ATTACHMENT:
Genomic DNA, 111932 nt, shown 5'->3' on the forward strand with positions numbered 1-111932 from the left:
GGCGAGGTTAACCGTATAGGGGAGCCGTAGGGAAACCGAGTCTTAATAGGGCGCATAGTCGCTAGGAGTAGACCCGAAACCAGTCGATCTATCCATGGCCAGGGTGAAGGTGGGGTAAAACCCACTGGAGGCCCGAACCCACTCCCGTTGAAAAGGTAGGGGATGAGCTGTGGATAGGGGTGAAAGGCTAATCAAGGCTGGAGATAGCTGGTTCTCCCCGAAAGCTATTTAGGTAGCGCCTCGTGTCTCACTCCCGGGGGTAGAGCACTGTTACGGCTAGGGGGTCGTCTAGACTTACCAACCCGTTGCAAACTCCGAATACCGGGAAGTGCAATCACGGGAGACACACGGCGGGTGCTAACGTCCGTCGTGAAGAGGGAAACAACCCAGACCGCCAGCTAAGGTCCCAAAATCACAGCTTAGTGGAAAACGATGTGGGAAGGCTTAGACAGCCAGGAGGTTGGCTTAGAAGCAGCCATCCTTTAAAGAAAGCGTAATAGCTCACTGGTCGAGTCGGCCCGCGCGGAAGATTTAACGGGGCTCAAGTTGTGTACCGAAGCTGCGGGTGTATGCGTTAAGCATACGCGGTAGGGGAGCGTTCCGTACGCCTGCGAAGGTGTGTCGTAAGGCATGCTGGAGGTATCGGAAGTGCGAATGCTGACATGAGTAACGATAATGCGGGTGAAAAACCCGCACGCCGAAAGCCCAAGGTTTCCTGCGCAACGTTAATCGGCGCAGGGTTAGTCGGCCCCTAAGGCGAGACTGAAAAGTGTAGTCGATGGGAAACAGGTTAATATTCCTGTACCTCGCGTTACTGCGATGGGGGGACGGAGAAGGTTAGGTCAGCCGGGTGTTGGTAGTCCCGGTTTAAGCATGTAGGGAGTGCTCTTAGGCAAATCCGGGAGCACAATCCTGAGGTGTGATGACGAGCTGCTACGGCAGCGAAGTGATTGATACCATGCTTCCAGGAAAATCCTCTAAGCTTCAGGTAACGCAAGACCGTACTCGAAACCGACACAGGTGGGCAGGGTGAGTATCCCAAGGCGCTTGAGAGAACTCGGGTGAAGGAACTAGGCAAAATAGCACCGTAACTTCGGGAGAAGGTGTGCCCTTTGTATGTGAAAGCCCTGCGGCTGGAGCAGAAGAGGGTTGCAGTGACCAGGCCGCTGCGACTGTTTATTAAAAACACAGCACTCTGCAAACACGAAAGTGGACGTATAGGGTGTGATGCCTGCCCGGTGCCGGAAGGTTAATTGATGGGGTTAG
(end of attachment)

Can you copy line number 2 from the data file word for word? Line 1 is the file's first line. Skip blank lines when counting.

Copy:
GGCGAGGTTAACCGTATAGGGGAGCCGTAGGGAAACCGAGTCTTAATAGGGCGCATAGTCGCTAGGAGTAGACCCGAAACCAGTCGATCTATCCATGGCCAGGGTGAAGGTGGGGTAAAACCCACTGGAGGCCCGAACCCACTCCCGTTGAAAAGGTAGGGGATGAGCTGTGGATAGGGGTGAAAGGCTAATCAAGGCTGGAGATAGCTGGTTCTCCCCGAAAGCTATTTAGGTAGCGCCTCGTGTCTCACTCCCGGGGGTAGAGCACTGTTACGGCTAGGGGGTCGTCTAGACTTACCAACCCGTTGCAAACTCCGAATACCGGGAAGTGCAATCACGGGAGACACACGGCGGGTGCTAACGTCCGTCGTGAAGAGGGAAACAACCCAGACCGCCAGCTAAGGTCCCAAAATCACAGCTTAGTGGAAAACGATGTGGGAAGGCTTAGACAGCCAGGAGGTTGGCTTAGAAGCAGCCATCCTTTAAAGAAAGCGTAATAGCTCACTGGTCGAGTCGGCCCGCGCGGAAGATTTAACGGGGCTCAAGTTGTGTACCGAAGCTGCGGGTGTATGCGTTAAGCATACGCGGTAGGGGAGCGTTCCGTACGCCTGCGAAGGTGTGTCGTAAGGCATGCTGGAGGTATCGGAAGTGCGAATGCTGACATGAGTAACGATAATGCGGGTGAAAAACCCGCACGCCGAAAGCCCAAGGTTTCCTGCGCAACGTTAATCGGCGCAGGGTTAGTCGGCCCCTAAGGCGAGACTGAAAAGTGTAGTCGATGGGAAACAGGTTAATATTCCTGTACCTCGCGTTACTGCGATGGGGGGACGGAGAAGGTTAGGTCAGCCGGGTGTTGGTAGTCCCGGTTTAAGCATGTAGGGAGTGCTCTTAGGCAAATCCGGGAGCACAATCCTGAGGTGTGATGACGAGCTGCTACGGCAGCGAAGTGATTGATACCATGCTTCCAGGAAAATCCTCTAAGCTTCAGGTAACGCAAGACCGTACTCGAAACCGACACAGGTGGGCAGGGTGAGTATCCCAAGGCGCTTGAGAGAACTCGGGTGAAGGAACTAGGCAAAATAGCACCGTAACTTCGGGAGAAGGTGTGCCCTTTGTATGTGAAAGCCCTGCGGCTGGAGCAGAAGAGGGTTGCAGTGACCAGGCCGCTGCGACTGTTTATTAAAAACACAGCACTCTGCAAACACGAAAGTGGACGTATAGGGTGTGATGCCTGCCCGGTGCCGGAAGGTTAATTGATGGGGTTAG